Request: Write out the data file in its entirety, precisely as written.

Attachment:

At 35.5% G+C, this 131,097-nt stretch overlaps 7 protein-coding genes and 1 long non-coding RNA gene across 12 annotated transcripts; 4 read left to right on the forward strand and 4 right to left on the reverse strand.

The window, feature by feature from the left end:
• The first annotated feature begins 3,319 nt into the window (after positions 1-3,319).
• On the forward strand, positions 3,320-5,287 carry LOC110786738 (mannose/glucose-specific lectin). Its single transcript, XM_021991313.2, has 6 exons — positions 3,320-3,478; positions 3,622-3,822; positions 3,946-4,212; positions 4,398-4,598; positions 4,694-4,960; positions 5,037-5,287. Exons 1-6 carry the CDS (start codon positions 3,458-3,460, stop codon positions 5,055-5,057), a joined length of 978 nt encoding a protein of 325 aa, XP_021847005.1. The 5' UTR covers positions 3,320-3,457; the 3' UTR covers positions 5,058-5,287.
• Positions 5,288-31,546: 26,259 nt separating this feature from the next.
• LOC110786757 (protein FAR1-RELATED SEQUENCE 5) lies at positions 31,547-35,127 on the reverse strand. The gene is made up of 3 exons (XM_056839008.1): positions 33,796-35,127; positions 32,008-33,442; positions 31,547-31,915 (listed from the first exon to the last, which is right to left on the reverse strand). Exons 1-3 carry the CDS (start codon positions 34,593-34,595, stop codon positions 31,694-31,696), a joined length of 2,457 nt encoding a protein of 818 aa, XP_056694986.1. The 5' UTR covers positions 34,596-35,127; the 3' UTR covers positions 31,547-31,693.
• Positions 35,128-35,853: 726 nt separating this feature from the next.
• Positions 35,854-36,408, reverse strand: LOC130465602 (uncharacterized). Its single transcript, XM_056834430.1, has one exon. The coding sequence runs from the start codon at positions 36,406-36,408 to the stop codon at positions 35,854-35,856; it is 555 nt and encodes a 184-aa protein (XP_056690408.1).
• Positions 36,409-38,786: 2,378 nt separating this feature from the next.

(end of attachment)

At 35.5% G+C, this 131,097-nt stretch overlaps 7 protein-coding genes and 1 long non-coding RNA gene across 12 annotated transcripts; 4 read left to right on the forward strand and 4 right to left on the reverse strand.

The window, feature by feature from the left end:
• The first annotated feature begins 3,319 nt into the window (after positions 1-3,319).
• On the forward strand, positions 3,320-5,287 carry LOC110786738 (mannose/glucose-specific lectin). Its single transcript, XM_021991313.2, has 6 exons — positions 3,320-3,478; positions 3,622-3,822; positions 3,946-4,212; positions 4,398-4,598; positions 4,694-4,960; positions 5,037-5,287. Exons 1-6 carry the CDS (start codon positions 3,458-3,460, stop codon positions 5,055-5,057), a joined length of 978 nt encoding a protein of 325 aa, XP_021847005.1. The 5' UTR covers positions 3,320-3,457; the 3' UTR covers positions 5,058-5,287.
• Positions 5,288-31,546: 26,259 nt separating this feature from the next.
• LOC110786757 (protein FAR1-RELATED SEQUENCE 5) lies at positions 31,547-35,127 on the reverse strand. The gene is made up of 3 exons (XM_056839008.1): positions 33,796-35,127; positions 32,008-33,442; positions 31,547-31,915 (listed from the first exon to the last, which is right to left on the reverse strand). Exons 1-3 carry the CDS (start codon positions 34,593-34,595, stop codon positions 31,694-31,696), a joined length of 2,457 nt encoding a protein of 818 aa, XP_056694986.1. The 5' UTR covers positions 34,596-35,127; the 3' UTR covers positions 31,547-31,693.
• Positions 35,128-35,853: 726 nt separating this feature from the next.
• Positions 35,854-36,408, reverse strand: LOC130465602 (uncharacterized). Its single transcript, XM_056834430.1, has one exon. The coding sequence runs from the start codon at positions 36,406-36,408 to the stop codon at positions 35,854-35,856; it is 555 nt and encodes a 184-aa protein (XP_056690408.1).
• Positions 36,409-38,786: 2,378 nt separating this feature from the next.